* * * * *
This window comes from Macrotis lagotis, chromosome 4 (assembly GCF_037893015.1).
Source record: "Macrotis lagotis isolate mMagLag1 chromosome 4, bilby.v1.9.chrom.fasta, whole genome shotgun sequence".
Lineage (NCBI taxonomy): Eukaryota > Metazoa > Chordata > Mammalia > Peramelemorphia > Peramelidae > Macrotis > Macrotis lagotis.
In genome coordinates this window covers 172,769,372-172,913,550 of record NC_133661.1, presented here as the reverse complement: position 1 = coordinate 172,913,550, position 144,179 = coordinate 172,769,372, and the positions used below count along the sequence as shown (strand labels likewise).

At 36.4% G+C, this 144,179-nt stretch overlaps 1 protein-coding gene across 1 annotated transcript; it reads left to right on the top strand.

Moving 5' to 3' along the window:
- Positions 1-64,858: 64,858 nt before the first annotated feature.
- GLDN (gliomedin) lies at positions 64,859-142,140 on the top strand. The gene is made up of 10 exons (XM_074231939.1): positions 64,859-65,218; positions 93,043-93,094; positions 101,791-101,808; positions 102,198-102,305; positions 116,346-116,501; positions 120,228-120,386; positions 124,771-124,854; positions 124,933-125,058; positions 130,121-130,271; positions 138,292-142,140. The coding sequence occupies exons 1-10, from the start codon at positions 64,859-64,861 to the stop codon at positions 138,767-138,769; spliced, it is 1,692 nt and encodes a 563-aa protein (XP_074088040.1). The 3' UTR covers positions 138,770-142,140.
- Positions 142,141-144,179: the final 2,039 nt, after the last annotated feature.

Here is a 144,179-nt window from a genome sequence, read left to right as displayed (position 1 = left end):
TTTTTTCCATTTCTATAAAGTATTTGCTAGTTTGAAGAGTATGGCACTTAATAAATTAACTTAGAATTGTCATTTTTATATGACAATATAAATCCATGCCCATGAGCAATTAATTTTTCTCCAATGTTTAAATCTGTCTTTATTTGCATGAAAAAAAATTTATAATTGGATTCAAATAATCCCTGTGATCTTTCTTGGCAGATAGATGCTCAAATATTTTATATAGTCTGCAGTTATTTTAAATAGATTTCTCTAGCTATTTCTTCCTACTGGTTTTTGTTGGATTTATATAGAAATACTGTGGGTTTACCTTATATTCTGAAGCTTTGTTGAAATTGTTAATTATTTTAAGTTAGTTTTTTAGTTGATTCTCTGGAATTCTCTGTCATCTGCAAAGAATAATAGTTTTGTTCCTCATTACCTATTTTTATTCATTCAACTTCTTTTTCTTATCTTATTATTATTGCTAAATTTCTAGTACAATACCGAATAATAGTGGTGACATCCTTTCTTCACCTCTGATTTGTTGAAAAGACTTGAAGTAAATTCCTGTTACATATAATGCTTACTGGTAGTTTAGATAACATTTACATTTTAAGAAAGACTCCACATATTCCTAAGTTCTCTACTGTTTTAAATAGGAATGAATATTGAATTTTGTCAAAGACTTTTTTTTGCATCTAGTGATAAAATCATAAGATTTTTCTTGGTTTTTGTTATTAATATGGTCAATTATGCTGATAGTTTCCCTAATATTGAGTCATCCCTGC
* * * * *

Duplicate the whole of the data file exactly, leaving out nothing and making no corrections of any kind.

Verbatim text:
This window comes from Macrotis lagotis, chromosome 4 (assembly GCF_037893015.1).
Source record: "Macrotis lagotis isolate mMagLag1 chromosome 4, bilby.v1.9.chrom.fasta, whole genome shotgun sequence".
Lineage (NCBI taxonomy): Eukaryota > Metazoa > Chordata > Mammalia > Peramelemorphia > Peramelidae > Macrotis > Macrotis lagotis.
In genome coordinates this window covers 172,769,372-172,913,550 of record NC_133661.1, presented here as the reverse complement: position 1 = coordinate 172,913,550, position 144,179 = coordinate 172,769,372, and the positions used below count along the sequence as shown (strand labels likewise).

At 36.4% G+C, this 144,179-nt stretch overlaps 1 protein-coding gene across 1 annotated transcript; it reads left to right on the top strand.

Moving 5' to 3' along the window:
- Positions 1-64,858: 64,858 nt before the first annotated feature.
- GLDN (gliomedin) lies at positions 64,859-142,140 on the top strand. The gene is made up of 10 exons (XM_074231939.1): positions 64,859-65,218; positions 93,043-93,094; positions 101,791-101,808; positions 102,198-102,305; positions 116,346-116,501; positions 120,228-120,386; positions 124,771-124,854; positions 124,933-125,058; positions 130,121-130,271; positions 138,292-142,140. The coding sequence occupies exons 1-10, from the start codon at positions 64,859-64,861 to the stop codon at positions 138,767-138,769; spliced, it is 1,692 nt and encodes a 563-aa protein (XP_074088040.1). The 3' UTR covers positions 138,770-142,140.
- Positions 142,141-144,179: the final 2,039 nt, after the last annotated feature.

Here is a 144,179-nt window from a genome sequence, read left to right as displayed (position 1 = left end):
TTTTTTCCATTTCTATAAAGTATTTGCTAGTTTGAAGAGTATGGCACTTAATAAATTAACTTAGAATTGTCATTTTTATATGACAATATAAATCCATGCCCATGAGCAATTAATTTTTCTCCAATGTTTAAATCTGTCTTTATTTGCATGAAAAAAAATTTATAATTGGATTCAAATAATCCCTGTGATCTTTCTTGGCAGATAGATGCTCAAATATTTTATATAGTCTGCAGTTATTTTAAATAGATTTCTCTAGCTATTTCTTCCTACTGGTTTTTGTTGGATTTATATAGAAATACTGTGGGTTTACCTTATATTCTGAAGCTTTGTTGAAATTGTTAATTATTTTAAGTTAGTTTTTTAGTTGATTCTCTGGAATTCTCTGTCATCTGCAAAGAATAATAGTTTTGTTCCTCATTACCTATTTTTATTCATTCAACTTCTTTTTCTTATCTTATTATTATTGCTAAATTTCTAGTACAATACCGAATAATAGTGGTGACATCCTTTCTTCACCTCTGATTTGTTGAAAAGACTTGAAGTAAATTCCTGTTACATATAATGCTTACTGGTAGTTTAGATAACATTTACATTTTAAGAAAGACTCCACATATTCCTAAGTTCTCTACTGTTTTAAATAGGAATGAATATTGAATTTTGTCAAAGACTTTTTTTTGCATCTAGTGATAAAATCATAAGATTTTTCTTGGTTTTTGTTATTAATATGGTCAATTATGCTGATAGTTTCCCTAATATTGAGTCATCCCTGC